Can the economy really come roaring back from the coronavirus recession as soon as this summer, as President Donald Trump has promised?
Some economists say the answer is yes. An economy that was in good shape before the steep and sudden free-fall triggered by the outbreak just as quickly can be jolted back to life, reclaiming nearly all its former luster.
In fact, that’s largely what the massive $2.2 trillion stimulus package signed into law by President Trump Friday is intended to do: Hold the nation’s $21 trillion economy together with a kind of duct tape for a few months by providing spending money to laid-off workers and teetering businesses.
But many economists say the comeback is likely to be far more halting. Growth could pick up strongly this summer but still fall well short of its former pace, with the recession’s after-effects lingering well into next year as consumers remain skittish about venturing out to restaurants and other gathering spots. Some of the damage could even be lasting, leaving a smaller economy than would have been the case without the pandemic.
“It’s not an on-off switch,” says Jonathan Millar, deputy chief US economist at Barclays.
“I don’t think there’s any chance we get back to where we were anytime in the near future,” says Mark Zandi, chief economist of Moody’s Analytics.
Of course, the strength of the recovery hinges on the course the virus takes. It has shut down 30% to 40% of America’s economy, with nonessential businesses such as restaurants, stores and movie theaters shuttered by law or by choice and the travel and hotel industry at a near standstill. In the week ending March 21, a record 3.3 million Americans filed initial unemployment insurance claims, reflecting a staggering number of layoffs. Some economists are forecasting a similarly dire total for last week.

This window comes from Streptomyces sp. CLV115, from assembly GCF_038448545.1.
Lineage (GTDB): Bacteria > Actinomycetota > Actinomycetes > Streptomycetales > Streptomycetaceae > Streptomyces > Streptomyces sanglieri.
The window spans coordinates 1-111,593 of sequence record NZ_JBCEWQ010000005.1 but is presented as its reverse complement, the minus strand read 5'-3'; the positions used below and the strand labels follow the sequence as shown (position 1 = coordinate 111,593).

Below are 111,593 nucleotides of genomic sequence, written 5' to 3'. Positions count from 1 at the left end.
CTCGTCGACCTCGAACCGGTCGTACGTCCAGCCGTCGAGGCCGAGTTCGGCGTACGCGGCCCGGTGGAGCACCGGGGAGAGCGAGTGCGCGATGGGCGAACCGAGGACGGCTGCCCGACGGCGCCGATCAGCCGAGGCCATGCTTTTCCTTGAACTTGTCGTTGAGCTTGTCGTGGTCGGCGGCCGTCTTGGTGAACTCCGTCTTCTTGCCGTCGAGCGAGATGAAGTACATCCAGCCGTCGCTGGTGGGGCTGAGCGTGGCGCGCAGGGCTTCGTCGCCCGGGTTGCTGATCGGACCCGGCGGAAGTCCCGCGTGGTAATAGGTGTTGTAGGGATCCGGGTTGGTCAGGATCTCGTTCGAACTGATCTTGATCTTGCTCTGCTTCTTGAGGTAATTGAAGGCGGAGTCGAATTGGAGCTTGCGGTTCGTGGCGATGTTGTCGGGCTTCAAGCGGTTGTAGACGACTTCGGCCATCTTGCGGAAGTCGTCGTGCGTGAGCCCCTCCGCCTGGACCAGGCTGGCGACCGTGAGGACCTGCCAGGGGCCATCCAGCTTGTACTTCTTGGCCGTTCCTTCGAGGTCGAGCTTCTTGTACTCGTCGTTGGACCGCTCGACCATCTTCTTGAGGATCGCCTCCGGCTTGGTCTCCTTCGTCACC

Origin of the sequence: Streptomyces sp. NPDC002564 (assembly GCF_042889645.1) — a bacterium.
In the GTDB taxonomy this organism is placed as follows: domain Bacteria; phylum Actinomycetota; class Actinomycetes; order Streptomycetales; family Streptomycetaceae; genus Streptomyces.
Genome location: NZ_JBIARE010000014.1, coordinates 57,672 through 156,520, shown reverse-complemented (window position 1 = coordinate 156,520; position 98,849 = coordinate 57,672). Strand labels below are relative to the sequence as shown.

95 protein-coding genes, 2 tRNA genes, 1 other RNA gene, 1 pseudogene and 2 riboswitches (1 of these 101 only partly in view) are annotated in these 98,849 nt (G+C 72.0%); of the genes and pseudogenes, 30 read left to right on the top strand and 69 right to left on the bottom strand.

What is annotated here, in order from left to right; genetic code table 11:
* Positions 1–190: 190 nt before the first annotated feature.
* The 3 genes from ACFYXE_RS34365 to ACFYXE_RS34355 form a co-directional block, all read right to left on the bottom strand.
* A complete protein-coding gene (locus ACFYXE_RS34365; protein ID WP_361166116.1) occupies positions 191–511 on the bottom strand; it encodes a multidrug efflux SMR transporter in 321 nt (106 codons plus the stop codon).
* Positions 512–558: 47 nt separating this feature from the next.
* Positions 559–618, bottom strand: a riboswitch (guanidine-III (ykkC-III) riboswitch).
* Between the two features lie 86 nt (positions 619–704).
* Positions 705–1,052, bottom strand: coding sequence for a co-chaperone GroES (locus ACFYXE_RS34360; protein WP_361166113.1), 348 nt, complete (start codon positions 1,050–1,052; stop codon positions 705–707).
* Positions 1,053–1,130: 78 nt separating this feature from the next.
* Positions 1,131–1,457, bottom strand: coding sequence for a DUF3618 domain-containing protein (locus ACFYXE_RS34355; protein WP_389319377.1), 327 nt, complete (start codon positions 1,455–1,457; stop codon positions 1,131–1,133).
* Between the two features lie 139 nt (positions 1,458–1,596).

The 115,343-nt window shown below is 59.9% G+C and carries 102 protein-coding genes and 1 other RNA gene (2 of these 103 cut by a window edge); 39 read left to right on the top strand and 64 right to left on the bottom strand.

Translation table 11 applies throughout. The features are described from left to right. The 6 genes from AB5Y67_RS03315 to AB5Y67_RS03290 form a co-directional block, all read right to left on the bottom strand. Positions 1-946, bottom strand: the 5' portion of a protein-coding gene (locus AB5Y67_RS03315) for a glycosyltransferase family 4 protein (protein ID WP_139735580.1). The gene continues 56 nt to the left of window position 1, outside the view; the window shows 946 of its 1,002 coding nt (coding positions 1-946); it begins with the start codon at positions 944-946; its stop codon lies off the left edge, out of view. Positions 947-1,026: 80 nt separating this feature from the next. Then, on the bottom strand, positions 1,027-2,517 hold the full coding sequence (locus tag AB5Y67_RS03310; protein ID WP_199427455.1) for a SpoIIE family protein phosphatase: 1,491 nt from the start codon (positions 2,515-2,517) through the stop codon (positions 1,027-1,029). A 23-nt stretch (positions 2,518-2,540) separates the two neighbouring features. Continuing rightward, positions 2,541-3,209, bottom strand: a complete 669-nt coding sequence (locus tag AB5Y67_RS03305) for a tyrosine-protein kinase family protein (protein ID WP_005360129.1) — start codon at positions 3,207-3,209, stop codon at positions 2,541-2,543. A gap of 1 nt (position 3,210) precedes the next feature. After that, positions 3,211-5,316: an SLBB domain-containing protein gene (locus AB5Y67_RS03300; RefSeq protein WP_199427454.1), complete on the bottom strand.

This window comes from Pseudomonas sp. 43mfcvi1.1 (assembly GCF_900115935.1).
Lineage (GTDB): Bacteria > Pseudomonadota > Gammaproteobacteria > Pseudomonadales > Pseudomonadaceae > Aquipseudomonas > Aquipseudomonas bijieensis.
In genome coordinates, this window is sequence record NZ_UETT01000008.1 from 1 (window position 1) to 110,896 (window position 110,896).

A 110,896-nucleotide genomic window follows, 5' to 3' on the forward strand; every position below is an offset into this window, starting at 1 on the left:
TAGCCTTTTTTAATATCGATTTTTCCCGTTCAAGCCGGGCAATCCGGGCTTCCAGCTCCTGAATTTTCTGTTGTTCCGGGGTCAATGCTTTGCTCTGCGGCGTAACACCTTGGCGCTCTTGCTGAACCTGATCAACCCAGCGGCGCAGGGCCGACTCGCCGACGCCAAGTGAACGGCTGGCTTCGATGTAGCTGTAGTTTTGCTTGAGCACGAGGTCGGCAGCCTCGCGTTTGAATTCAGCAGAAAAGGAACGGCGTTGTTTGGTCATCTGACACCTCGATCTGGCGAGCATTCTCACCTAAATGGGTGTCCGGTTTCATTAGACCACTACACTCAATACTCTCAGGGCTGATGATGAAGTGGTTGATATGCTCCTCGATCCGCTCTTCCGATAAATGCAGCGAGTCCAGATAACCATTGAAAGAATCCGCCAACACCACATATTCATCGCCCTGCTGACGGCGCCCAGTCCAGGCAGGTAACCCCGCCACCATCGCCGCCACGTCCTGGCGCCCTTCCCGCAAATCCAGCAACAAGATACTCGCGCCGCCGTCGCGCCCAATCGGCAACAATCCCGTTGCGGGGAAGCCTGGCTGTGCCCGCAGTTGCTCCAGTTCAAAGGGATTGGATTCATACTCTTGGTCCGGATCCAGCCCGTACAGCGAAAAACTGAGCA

Under a likely scenario, top health officials believe, the outbreak could peak in May or June, allowing businesses across the country to gradually reopen by summer.
But a later peak or a virus that returns in the fall could worsen the economic damage.
It could be a swift rebound
In the best-case scenario, Senior Economist Jacob Oubina of RBC Capital Market says there’s no reason an economy placed in a coma for a couple of months to contain the spread of the virus can’t be walking around and looking like its old self once the threat has eased.
“The bounce-back can be very strong,” he says.
Until then, he believes, the stimulus can hold the economy in a sort of suspended animation. Owners of businesses with fewer than 500 employees who apply are virtually assured of receiving loans guaranteed by the Small Business Administration to pay wages and operating costs. The loan amount covering eight weeks of such expenses will be forgiven as long as the business holds on to its employees or hires back any who have been laid off, even if normal operations are temporarily shut down.
The idea: Maintain company ties with employees and avoid an enormously disruptive game of musical chairs in which workers are seeking jobs and businesses are hunting for new staffers just as the economy bubbles back to life. “I don’t have to be scrambling for people,” Oubina says.